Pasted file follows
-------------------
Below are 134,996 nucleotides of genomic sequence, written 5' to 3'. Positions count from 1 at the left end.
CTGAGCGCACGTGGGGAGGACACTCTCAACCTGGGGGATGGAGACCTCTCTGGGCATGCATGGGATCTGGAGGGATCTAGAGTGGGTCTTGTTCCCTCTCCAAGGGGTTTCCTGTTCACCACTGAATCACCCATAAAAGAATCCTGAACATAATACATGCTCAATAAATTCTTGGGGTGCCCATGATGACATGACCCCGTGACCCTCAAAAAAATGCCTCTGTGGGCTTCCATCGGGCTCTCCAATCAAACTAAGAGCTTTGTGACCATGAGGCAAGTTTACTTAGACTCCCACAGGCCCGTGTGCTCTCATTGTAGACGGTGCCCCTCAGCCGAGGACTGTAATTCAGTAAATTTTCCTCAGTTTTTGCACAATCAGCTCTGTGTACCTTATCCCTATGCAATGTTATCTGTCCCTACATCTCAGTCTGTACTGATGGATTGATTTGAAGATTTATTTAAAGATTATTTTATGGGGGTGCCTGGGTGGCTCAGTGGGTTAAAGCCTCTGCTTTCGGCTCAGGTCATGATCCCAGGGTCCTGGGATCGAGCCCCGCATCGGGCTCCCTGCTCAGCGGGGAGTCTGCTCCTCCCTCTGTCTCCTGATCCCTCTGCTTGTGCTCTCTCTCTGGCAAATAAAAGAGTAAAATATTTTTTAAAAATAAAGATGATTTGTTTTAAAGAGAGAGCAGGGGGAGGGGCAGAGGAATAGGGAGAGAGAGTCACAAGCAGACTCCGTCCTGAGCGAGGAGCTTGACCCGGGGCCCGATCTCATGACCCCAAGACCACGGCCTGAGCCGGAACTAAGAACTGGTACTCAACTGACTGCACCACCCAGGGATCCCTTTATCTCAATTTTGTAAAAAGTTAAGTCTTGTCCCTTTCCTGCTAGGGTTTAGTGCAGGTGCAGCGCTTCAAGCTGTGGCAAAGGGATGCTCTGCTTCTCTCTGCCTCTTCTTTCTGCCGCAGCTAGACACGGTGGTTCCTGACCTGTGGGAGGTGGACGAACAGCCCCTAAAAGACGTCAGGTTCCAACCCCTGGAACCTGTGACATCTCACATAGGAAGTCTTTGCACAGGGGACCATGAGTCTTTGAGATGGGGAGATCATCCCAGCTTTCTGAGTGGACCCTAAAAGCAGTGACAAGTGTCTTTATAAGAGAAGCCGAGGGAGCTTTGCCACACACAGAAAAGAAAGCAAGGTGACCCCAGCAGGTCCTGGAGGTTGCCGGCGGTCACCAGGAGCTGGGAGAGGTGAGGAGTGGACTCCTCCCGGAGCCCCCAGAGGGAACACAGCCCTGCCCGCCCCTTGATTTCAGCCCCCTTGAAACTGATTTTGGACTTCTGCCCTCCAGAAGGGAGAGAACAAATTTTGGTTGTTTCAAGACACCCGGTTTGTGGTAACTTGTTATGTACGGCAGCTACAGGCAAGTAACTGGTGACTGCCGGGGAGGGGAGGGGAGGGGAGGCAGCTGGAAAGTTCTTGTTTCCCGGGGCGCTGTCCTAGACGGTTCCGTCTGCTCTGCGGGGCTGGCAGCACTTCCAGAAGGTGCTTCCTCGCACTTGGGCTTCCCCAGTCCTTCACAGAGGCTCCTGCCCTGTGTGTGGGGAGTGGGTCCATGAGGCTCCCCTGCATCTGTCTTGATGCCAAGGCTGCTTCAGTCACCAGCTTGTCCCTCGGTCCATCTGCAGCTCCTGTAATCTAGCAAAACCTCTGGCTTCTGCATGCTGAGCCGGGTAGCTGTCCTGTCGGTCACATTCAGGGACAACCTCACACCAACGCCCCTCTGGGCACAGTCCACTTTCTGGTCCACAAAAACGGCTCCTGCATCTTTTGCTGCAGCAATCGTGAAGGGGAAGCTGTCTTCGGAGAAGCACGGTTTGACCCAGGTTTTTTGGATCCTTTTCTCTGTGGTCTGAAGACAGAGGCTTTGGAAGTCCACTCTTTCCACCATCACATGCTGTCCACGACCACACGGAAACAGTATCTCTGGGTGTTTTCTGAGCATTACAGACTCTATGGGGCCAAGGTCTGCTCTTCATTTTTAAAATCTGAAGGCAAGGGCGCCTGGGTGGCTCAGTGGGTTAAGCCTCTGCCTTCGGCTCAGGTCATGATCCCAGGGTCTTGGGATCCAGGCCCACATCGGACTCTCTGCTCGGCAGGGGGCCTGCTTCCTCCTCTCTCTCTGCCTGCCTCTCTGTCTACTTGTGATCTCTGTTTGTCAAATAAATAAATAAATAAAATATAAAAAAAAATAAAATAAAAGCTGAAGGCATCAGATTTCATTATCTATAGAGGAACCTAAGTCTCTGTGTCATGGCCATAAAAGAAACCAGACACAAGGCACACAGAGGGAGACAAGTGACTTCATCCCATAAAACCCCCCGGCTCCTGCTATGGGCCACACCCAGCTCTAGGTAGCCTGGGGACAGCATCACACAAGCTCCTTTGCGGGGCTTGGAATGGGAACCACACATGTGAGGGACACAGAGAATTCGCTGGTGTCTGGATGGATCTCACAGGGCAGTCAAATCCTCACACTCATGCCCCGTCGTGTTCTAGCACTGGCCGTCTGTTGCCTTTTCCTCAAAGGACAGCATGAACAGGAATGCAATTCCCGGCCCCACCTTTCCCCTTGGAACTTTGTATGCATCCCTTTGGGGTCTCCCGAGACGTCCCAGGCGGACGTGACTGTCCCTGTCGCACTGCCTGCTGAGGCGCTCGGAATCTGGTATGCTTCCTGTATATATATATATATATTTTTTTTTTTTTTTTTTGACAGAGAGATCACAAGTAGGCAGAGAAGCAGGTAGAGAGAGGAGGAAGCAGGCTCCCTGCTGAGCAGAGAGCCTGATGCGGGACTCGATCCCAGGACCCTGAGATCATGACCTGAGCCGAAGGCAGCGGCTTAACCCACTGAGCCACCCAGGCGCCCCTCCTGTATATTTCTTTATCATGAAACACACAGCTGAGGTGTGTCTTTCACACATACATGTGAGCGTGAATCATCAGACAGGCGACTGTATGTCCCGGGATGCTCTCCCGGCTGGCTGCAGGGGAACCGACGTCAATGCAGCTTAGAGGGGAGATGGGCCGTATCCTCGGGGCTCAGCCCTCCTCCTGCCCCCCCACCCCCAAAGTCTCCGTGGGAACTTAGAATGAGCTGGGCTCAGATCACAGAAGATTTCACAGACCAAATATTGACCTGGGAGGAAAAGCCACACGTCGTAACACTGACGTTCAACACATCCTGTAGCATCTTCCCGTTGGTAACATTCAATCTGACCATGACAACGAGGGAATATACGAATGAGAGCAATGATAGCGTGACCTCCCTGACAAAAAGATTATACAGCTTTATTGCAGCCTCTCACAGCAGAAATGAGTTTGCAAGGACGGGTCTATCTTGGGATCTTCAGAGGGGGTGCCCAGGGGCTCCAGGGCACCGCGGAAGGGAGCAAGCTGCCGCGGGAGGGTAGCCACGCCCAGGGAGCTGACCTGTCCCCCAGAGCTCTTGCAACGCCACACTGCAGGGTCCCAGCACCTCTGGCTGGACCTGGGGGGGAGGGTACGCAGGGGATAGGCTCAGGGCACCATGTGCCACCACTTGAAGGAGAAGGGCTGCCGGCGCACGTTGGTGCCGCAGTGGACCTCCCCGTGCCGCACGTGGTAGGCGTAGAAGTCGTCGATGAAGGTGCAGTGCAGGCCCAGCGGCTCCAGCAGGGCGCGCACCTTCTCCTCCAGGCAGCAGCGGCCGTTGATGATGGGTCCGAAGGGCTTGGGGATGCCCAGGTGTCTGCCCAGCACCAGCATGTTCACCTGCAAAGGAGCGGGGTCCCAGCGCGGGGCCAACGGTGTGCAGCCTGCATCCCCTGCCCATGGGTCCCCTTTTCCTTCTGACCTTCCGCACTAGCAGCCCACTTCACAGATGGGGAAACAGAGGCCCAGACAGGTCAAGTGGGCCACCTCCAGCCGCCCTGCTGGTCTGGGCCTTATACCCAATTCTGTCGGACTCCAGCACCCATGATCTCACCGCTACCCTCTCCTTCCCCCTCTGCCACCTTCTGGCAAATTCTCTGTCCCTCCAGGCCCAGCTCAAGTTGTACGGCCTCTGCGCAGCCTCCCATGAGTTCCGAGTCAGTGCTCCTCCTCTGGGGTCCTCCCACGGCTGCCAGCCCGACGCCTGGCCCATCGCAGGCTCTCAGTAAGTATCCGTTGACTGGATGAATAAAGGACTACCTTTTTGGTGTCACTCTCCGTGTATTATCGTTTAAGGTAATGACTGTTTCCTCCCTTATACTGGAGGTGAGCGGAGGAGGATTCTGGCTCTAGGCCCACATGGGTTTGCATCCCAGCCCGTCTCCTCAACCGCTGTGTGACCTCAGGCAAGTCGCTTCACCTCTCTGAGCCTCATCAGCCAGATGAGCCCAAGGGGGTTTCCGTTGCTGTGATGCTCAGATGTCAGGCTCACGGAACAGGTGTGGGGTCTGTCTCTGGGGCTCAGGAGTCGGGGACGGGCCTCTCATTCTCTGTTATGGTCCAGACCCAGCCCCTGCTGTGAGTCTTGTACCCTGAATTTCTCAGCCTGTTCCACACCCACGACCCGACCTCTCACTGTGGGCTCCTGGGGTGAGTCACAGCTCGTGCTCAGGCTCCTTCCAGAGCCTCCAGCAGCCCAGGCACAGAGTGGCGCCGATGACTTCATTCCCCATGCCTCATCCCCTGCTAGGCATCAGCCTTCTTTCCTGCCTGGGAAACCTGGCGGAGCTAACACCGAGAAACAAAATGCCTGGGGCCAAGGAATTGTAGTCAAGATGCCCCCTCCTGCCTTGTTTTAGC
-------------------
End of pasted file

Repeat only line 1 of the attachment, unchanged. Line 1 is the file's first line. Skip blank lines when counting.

Below are 134,996 nucleotides of genomic sequence, written 5' to 3'. Positions count from 1 at the left end.